bread and the mystery thereof

This is for Amanda.

The recipe for the pizza crust was pretty basic. I’m almost pretty sure I remember it. I could go downstairs and get the recipe book, but….i’m upstairs, and i’m tired, and a little lazy, so.

Mix in a ceramic or glass bowl. Never metal. don’t ask me why.

1 package yeast

2 cups whole wheat flour

1 cup white flour

1 teaspoon salt

1/2ish cup of sugar (not too sure)

1/4 ish cup of oil. I use olive oil for a nice flavor. wheat flour has a ton of flavor, but if you decide to use all white flour then definitely use olive oil

boil water

pour 1/2 cup milk into a 1 cup measuring cup

top it off with hot water, so that the mixture equals 1 full cup and is very warm (not hot)

mix everything together with care to avoid tearing those delicate strands of gluten that are just going nuts right now.

knead for five minutesish (add more white/wheat flour if the dough is so sticky that you can’t knead it, I prefer white for kneading)

let rise in a warm place for an hour

punch down and form into pizza dough or rolls, or cinnamon rolls, or sticky buns, or a loaf, or cinnamon raisin bread, or something else delicious.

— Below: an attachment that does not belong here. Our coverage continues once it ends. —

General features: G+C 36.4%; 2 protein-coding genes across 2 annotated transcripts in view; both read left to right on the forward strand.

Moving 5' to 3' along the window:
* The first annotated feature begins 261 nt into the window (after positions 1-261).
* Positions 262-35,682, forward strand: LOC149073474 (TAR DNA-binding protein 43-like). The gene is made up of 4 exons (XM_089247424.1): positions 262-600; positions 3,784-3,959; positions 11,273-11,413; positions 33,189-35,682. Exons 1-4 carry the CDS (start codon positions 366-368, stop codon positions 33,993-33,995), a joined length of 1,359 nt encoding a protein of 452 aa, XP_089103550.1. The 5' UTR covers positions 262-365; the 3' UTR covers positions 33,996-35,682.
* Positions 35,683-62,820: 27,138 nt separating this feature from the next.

2 Things That May Or May Not Matter To You At All.

1. when using wheat flour as a substitute in a recipe, use approximately 3/4 cup instead of a whole cup. As i did with this recipe, you can vary the percentages of wheat/white flour to suit your taste. Wheat flour is typically heavier and requires a bit more care in bread making, but the flavor is worth it. I like to add a little white flour to make the bread turn out nicer without fully sacrificing the value of whole grain and flavor.

2. for grilled pizza crusts, the dough needs to be incredibly dripping in oil (olive if you have it). take a cookie sheet, put about 2 tablespoons of olive oil on the bottom and begin the process of rolling/hand-stretching it out. you can roll it only so much because the dough just slides around the cookie sheet. be gentle so you don’t tear the dough. grill on a medium hot grill with the oilier side down for a few minutes until it looks golden brown with nice grill marks on the bottom. flip it using tongs and an oven mitt, but first oil the second side so it won’t stick. as soon as it flips, put all your ingredients on.

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3 thoughts on “bread and the mystery thereof

  1. splendified says:

    by the way, i forgot to add that you should let the dough rise a second time once shaped and in the pan, unless it’s for a pizza.

  2. Pingback: Hmmm. (it sounds better with three “m’s”) « Every Day for a Year

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